- 28 April 2015
- Published by Clare
Here’s a rare intersection of something tangentially related to my job, and this blog. An IPO, or initial public offering, is when a privately owned company lists its shares on a stock exchange. It is a capital raising exercise: shareholders pay for part-ownership in the company, and will usually expect to receive a portion of the company’s future earnings in the form of dividends. Shares in the company will trade publicly on whatever stock exchange the company has listed on. The firm receives a cash injection from the shareholders when it lists, and can use this to expand, or for other capital-intensive projects.
China Tuna Industry Group, a tuna fishing company, attempted to list on the Hong Kong stock exchange last June. The firm targets bigeye and yellowfin tuna, which are IUCN redlisted as vulnerable and near threatened respectively. In its prospectus – a document meant to entice investors to sign up to purchase shares in the IPO – the company states that it can catch more tuna than quotas allow, because there is no enforcement of catch limits. As the excellent Guardian article on the IPO states (emphasis mine):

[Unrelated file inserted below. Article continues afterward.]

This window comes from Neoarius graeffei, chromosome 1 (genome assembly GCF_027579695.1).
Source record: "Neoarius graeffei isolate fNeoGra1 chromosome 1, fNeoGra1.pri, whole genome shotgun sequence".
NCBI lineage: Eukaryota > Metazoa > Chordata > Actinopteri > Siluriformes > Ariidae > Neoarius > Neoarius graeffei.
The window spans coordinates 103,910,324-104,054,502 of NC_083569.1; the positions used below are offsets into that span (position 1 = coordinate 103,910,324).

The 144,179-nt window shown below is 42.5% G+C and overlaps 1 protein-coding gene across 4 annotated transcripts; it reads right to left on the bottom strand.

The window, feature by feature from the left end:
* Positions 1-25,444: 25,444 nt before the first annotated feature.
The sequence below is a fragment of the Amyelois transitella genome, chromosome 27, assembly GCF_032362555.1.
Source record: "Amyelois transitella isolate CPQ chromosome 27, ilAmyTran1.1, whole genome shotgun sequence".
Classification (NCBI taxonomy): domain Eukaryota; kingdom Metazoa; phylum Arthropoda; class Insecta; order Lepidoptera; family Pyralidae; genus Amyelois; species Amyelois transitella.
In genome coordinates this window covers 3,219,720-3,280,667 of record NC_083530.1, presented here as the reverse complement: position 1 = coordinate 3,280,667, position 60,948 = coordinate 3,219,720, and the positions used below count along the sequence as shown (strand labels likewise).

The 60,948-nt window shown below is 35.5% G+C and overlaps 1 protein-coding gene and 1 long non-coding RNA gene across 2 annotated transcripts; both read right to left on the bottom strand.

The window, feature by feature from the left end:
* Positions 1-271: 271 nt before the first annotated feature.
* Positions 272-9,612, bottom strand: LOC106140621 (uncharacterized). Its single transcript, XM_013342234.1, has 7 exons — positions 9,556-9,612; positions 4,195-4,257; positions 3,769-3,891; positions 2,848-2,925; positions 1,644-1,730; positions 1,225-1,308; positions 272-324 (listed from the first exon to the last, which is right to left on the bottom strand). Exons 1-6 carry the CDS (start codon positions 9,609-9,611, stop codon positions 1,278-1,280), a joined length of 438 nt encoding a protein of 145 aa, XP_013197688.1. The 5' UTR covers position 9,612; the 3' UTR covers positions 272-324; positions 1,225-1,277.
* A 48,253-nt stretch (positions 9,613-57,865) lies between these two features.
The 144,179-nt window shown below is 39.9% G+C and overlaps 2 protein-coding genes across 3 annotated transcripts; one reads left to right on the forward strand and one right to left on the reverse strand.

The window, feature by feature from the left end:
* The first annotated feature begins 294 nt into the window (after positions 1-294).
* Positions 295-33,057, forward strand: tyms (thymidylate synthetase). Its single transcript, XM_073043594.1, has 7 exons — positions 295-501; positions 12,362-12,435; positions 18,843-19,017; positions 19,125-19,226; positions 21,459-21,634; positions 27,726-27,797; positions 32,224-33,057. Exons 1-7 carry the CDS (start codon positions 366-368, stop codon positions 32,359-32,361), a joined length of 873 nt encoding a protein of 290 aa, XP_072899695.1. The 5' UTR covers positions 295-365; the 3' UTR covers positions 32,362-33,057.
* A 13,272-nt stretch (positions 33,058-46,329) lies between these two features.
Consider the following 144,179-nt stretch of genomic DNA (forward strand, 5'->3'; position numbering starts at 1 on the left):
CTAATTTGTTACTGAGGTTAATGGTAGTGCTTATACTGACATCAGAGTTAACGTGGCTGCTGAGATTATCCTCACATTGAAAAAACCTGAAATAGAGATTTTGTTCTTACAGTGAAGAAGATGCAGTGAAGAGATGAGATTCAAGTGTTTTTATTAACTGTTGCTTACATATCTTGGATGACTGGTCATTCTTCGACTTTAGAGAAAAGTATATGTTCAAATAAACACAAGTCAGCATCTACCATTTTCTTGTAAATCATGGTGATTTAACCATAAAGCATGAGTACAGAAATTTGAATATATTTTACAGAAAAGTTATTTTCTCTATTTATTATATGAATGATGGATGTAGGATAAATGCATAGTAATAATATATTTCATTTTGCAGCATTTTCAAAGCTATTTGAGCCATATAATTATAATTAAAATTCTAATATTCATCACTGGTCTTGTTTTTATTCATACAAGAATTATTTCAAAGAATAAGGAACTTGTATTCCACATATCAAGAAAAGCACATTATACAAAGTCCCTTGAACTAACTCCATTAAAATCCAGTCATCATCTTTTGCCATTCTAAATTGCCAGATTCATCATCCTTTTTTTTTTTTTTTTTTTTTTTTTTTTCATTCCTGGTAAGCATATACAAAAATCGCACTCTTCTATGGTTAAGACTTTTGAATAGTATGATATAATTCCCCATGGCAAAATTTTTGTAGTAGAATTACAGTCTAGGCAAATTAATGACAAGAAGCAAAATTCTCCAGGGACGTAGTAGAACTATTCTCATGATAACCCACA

In a series of circular arguments, the document stated that China, which presides over the world’s largest long-distance fishing fleet, would not crack down on companies engaged in illegal fishing because it never had in the past; that the catch limits set by the Regional Fisheries Management Organizations apply only to China the country, not to actual Chinese fishing boats; and that even if the catch limits did apply, the regional fisheries organizations would not enforce them because “there is no sanction for non-compliance with Bigeye catch limits.”
The IPO was cancelled because of negative publicity, which escalated when Greenpeace got involved. The Chinese government and the investment bank handling the IPO (shame on them) were, respectively, amazed (sure) and silent on the subject.
Read the Guardian article here. It’s an revealing journey through the legal loopholes, apathy, and big money that characterise so much of what is wrong with global fisheries, and China’s in particular.